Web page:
It was late into a local comedy showcase at the Improv Comedy Club last year, and the crowd was getting restless. The night had been good, mostly, but after a couple of lifeless sets, people in the audience were ready to pack it up and hit the door — that or grab a pitchfork and storm the stage, unruly-mob-style. But just as the tension was about to blow, Cuban-American comedian Adrian Mesa took the mic. With a swagger afforded by a combination of confidence and booze, Mesa launched into an aggressive set of jokes that, like some airborne pathogen, spread a cloud of funny around the room so thick that everyone in the audience had no choice but to start cracking up. He sang faux American Idol-style tunes about rotting garbage, he shot boundary-crossing jabs at Miami's Cuban population, and he mined material from his personal resemblance to Super Mario (complete with billowy mustache, lovable paunch, and Grandpa-esque flat cap). And after his set was over, people's asses were not only glued to their seats; they were screaming for an encore. It's not easy pulling a 180 on a room like that, but Mesa did it.

The minds behind the Jupiter Craft Brewers Festival approached the organization of their festival around one clarifying idea: It's all about the beer. With a reverence for the frothy beverage that's clearly palpable, they gathered the best of Florida's independent brewers and brewpubs and a small but enviable list of national craft breweries. They found a spot conducive to a day's worth of drinking in the idyllic Abacoa Town Center and invited only as many beer fans as to ensure both maximum comfort and easy access to the unlimited brews. They kept ticket prices low at under $25 a head, and on-site vendors followed that up with affordable eats. The beer took over from there. People danced and sang and drank to complete excess, quaffing pale ale from Tequesta's Corner Café Brewery, homebrew from BX Beer Depot, and all manner of obscure and amazing beers in between. Good times were had by all — especially the festival's ubiquitous Beer Monks, humble servants who preach the good word of the brew. With the fourth-annual incarnation of the festival due early in 2010, one can only hope that the very same spirit that made this one day in late January such a success lives on.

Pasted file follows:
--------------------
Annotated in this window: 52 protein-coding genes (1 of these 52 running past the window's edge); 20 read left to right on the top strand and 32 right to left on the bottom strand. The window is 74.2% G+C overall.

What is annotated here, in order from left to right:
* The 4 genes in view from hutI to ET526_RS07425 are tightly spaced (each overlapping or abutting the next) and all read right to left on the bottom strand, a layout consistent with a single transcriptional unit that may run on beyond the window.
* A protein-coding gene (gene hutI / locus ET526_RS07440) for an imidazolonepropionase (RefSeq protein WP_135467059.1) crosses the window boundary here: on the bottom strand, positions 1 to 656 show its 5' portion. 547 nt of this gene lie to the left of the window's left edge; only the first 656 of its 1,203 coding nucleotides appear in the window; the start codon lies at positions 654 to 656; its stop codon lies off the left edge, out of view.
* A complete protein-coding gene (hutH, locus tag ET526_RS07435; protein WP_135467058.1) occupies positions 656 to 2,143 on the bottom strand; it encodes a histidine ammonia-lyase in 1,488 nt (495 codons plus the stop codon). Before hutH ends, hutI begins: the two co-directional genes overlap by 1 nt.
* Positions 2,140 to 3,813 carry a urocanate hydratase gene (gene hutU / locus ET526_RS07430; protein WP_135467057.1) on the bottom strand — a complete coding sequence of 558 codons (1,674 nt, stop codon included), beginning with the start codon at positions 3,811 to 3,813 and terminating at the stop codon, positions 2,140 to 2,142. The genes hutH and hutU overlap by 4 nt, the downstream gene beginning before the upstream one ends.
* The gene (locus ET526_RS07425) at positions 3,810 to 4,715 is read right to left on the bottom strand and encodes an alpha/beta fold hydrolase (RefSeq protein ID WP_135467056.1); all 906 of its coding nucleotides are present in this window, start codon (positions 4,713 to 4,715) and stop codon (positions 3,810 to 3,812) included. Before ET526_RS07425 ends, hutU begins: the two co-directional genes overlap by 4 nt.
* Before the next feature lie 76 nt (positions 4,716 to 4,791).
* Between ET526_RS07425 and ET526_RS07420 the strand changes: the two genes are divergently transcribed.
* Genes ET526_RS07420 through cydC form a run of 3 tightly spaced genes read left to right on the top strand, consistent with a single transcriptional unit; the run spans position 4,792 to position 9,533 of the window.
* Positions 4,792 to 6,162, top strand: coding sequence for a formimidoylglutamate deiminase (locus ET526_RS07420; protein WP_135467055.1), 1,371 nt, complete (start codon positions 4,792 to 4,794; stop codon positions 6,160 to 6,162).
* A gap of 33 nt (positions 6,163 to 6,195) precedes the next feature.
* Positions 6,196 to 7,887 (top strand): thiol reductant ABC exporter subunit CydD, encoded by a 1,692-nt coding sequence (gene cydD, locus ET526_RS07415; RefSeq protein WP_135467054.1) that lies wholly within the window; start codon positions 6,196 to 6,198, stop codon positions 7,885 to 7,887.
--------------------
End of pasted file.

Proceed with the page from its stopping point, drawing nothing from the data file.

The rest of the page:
Ritter has for years been perhaps Broward's foremost political heiress. The Broward County mayor's father is Ed Portner, longtime commissioner and mayor of condo-rich Tamarac. Her husband is Russ Klenet, the hustling lobbyist who knows his way around the block. They all pitched in to build her political career — and a castle in affluent Parkland that she calls home. The problem is, she keeps getting snapped up in conflicts of interest with her hubby — and a big one was revealed this year involving a giant Ponzi scheme led by con man Joel Steinger. Steinger's fraudulent firm, Mutual Benefits, paid $117,000 to renovate that Parkland home — at the same time Ritter was voting on bills in the state Legislature that helped the company. Last year, State Attorney Michael Satz dubiously cleared Ritter of wrongdoing — but now the FBI is having a crack at her. And this time, that tiara might just fall.

She's a phenomenal talent whose excellence just happens to be in an obscure sport. Tunnicliffe races boats — specifically, the Laser Radial, a dinghy sailed by a single person. The 26-year-old Plantation resident was born in Great Britain and spent part of her childhood in a town in northern Ohio bordering Lake Erie, where, at age 12, she raced small boats. By 14, she was a full-blown prodigy, entering international competitions where her diminutive frame was her only obstacle. Tunnicliffe led her Old Dominion University sailing team to a string of national championships, but she didn't reach the pinnacle of her sport until several years ago, when she moved to South Florida to train full-time on Fort Lauderdale's coast. For the past four years, Tunnicliffe has been a finalist for the highest honor in her sport: the Rolex Yachtswoman of the Year. This past year, after Tunnicliffe reigned as her sport's top-ranked athlete and took home a gold medal at the Beijing Olympics, the Rolex trophy was finally hers. Yet for all this, coverage of Tunnicliffe's sport is so sparse that she must be her own press agent. On her website, Tunnicliffe files detailed blog reports each day of a regatta. In an era of larger-than-life sports figures who churn out meaningless clichés, it's exhilarating to read a first-person account by a world-class athlete — especially one who is so honest about her challenges and so genuine in her respect for her competitors and in her love for her sport.

Covenant House Florida

In a world of random cruelty, Covenant House is a blessed constant — a place where homeless teens can go at any time of the day or night to find food and shelter. If they elect to stay, they have the option of using Covenant House's in-house programs to save money, further their education, and find employment. Unlike the Salvation Army, Covenant House is never too full to take in one more person: There is always a bed, and if there is no bed, there is at least a mat and a blanket in a cool, clean room.